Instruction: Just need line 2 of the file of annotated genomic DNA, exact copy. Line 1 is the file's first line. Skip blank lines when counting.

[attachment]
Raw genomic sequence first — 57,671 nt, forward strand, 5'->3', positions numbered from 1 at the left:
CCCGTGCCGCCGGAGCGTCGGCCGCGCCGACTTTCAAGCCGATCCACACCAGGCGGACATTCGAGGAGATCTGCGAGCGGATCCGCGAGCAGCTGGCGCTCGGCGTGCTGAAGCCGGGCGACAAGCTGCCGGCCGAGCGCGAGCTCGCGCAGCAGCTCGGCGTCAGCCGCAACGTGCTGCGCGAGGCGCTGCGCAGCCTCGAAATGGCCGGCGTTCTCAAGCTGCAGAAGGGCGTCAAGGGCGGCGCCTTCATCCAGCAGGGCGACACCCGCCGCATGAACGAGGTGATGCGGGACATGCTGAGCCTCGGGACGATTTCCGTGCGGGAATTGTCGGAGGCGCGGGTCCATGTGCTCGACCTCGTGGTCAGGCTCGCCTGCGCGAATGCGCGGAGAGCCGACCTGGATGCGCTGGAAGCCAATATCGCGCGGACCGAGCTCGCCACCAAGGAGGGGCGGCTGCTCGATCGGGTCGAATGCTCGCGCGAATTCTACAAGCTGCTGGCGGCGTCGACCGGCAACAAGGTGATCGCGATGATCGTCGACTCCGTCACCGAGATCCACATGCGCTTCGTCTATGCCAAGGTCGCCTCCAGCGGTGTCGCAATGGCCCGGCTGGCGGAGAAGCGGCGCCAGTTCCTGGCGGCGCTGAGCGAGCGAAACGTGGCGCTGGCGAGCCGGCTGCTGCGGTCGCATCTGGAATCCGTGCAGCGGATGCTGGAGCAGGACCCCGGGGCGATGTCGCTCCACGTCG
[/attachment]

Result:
CCCGTGCCGCCGGAGCGTCGGCCGCGCCGACTTTCAAGCCGATCCACACCAGGCGGACATTCGAGGAGATCTGCGAGCGGATCCGCGAGCAGCTGGCGCTCGGCGTGCTGAAGCCGGGCGACAAGCTGCCGGCCGAGCGCGAGCTCGCGCAGCAGCTCGGCGTCAGCCGCAACGTGCTGCGCGAGGCGCTGCGCAGCCTCGAAATGGCCGGCGTTCTCAAGCTGCAGAAGGGCGTCAAGGGCGGCGCCTTCATCCAGCAGGGCGACACCCGCCGCATGAACGAGGTGATGCGGGACATGCTGAGCCTCGGGACGATTTCCGTGCGGGAATTGTCGGAGGCGCGGGTCCATGTGCTCGACCTCGTGGTCAGGCTCGCCTGCGCGAATGCGCGGAGAGCCGACCTGGATGCGCTGGAAGCCAATATCGCGCGGACCGAGCTCGCCACCAAGGAGGGGCGGCTGCTCGATCGGGTCGAATGCTCGCGCGAATTCTACAAGCTGCTGGCGGCGTCGACCGGCAACAAGGTGATCGCGATGATCGTCGACTCCGTCACCGAGATCCACATGCGCTTCGTCTATGCCAAGGTCGCCTCCAGCGGTGTCGCAATGGCCCGGCTGGCGGAGAAGCGGCGCCAGTTCCTGGCGGCGCTGAGCGAGCGAAACGTGGCGCTGGCGAGCCGGCTGCTGCGGTCGCATCTGGAATCCGTGCAGCGGATGCTGGAGCAGGACCCCGGGGCGATGTCGCTCCACGTCG